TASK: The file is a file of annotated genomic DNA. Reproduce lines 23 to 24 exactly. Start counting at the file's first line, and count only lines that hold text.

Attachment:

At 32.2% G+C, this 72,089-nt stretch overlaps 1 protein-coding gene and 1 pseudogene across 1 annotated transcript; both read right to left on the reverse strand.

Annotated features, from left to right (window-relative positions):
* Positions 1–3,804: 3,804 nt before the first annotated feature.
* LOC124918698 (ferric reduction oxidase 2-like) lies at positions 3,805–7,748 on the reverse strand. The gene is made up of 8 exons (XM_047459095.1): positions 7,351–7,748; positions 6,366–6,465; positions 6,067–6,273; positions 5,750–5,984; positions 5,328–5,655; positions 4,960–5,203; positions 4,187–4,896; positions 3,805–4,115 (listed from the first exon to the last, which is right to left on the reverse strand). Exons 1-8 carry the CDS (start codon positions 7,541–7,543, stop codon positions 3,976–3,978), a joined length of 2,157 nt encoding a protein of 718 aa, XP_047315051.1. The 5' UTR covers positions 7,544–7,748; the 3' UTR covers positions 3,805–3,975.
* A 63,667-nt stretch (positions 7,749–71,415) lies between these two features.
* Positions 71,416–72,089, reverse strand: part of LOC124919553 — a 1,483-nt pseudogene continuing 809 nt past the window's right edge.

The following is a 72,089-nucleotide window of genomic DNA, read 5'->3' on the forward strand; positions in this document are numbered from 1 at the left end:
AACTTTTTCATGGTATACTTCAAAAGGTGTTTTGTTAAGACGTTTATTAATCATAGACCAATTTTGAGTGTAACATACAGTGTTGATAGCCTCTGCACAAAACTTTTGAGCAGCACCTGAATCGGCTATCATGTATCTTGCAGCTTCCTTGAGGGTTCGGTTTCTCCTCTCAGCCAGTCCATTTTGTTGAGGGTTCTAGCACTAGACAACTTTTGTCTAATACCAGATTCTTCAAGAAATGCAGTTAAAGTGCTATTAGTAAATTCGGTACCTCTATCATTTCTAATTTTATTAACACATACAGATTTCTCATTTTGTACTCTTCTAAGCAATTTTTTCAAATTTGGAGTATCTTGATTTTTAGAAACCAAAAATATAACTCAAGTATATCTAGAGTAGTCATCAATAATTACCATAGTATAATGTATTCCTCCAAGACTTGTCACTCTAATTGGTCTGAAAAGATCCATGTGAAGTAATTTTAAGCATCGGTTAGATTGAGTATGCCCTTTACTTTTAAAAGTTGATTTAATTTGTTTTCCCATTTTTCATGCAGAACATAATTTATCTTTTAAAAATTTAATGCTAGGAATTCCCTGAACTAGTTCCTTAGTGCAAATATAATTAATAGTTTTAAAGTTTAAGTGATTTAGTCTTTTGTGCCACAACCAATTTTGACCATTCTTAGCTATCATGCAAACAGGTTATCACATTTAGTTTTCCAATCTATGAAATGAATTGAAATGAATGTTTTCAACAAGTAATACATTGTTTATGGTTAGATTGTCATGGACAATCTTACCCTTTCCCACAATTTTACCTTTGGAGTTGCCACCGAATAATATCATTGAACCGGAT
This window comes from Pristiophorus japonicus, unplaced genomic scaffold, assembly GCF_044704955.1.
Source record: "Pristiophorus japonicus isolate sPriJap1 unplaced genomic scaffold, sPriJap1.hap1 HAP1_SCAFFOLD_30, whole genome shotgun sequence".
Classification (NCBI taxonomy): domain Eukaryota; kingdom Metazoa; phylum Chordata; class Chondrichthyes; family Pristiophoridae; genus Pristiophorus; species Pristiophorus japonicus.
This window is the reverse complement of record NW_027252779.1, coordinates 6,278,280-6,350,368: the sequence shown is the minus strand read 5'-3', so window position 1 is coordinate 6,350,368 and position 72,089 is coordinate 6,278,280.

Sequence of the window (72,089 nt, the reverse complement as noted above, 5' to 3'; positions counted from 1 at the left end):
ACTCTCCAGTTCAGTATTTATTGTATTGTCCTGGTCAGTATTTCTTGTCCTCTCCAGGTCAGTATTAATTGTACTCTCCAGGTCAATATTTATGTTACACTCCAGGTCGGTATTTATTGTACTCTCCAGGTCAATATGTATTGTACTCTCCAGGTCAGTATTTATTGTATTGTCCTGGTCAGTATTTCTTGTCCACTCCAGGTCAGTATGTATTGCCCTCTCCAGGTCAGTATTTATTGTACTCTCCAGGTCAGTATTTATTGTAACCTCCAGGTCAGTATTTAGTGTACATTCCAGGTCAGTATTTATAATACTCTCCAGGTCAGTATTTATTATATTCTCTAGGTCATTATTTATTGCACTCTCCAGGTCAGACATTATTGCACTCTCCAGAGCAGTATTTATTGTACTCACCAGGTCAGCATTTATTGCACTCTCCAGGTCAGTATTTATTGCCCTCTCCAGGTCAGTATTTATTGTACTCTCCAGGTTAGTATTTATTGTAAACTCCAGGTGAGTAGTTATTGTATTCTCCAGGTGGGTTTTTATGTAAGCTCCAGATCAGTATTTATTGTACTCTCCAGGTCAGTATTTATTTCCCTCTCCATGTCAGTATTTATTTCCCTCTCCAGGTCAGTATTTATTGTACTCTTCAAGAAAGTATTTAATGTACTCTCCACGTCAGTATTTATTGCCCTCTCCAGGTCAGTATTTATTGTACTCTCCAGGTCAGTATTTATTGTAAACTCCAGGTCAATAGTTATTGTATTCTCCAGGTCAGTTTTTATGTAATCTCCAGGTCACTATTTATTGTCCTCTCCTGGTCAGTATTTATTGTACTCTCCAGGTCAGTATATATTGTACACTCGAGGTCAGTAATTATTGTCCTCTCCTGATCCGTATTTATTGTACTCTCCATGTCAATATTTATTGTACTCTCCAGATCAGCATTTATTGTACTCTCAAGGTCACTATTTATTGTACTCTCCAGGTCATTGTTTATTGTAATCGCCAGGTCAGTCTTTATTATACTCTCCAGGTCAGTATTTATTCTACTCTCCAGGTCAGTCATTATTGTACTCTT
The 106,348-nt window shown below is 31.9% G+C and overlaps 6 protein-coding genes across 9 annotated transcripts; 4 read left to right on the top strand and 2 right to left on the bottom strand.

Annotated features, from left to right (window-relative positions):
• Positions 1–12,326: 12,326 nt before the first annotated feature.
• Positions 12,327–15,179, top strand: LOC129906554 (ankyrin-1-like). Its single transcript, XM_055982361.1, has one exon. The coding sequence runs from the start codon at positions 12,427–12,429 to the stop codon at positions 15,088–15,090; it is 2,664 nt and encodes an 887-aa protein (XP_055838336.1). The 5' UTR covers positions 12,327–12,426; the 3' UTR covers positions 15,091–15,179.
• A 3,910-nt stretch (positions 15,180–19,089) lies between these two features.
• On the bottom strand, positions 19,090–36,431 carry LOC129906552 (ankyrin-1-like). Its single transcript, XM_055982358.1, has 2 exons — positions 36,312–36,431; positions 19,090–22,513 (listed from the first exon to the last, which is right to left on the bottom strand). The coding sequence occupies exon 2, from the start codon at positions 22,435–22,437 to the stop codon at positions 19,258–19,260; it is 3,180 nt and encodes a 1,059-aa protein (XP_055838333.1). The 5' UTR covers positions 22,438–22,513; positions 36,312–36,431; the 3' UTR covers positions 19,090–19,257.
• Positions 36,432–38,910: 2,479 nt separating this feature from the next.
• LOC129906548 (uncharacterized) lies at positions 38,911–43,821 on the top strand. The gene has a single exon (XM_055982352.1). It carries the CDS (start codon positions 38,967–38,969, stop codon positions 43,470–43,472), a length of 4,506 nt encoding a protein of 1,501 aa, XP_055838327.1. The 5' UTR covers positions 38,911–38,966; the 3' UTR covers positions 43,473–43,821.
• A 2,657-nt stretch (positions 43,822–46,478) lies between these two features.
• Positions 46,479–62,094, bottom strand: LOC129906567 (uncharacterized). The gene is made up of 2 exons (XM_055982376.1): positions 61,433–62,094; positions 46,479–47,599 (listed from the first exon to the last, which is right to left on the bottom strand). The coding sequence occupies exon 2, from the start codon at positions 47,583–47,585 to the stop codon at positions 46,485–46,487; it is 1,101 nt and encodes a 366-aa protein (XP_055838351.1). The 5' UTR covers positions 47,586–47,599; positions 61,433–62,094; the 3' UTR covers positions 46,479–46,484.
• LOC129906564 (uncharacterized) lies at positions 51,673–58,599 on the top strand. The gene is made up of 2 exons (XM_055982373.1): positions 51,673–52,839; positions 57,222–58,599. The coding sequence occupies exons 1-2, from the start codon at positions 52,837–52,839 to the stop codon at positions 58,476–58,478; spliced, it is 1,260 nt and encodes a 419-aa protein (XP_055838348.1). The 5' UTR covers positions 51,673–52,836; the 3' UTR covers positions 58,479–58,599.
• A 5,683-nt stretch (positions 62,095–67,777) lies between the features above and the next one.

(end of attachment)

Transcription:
• A 2,657-nt stretch (positions 43,822–46,478) lies between these two features.
• Positions 46,479–62,094, bottom strand: LOC129906567 (uncharacterized). The gene is made up of 2 exons (XM_055982376.1): positions 61,433–62,094; positions 46,479–47,599 (listed from the first exon to the last, which is right to left on the bottom strand). The coding sequence occupies exon 2, from the start codon at positions 47,583–47,585 to the stop codon at positions 46,485–46,487; it is 1,101 nt and encodes a 366-aa protein (XP_055838351.1). The 5' UTR covers positions 47,586–47,599; positions 61,433–62,094; the 3' UTR covers positions 46,479–46,484.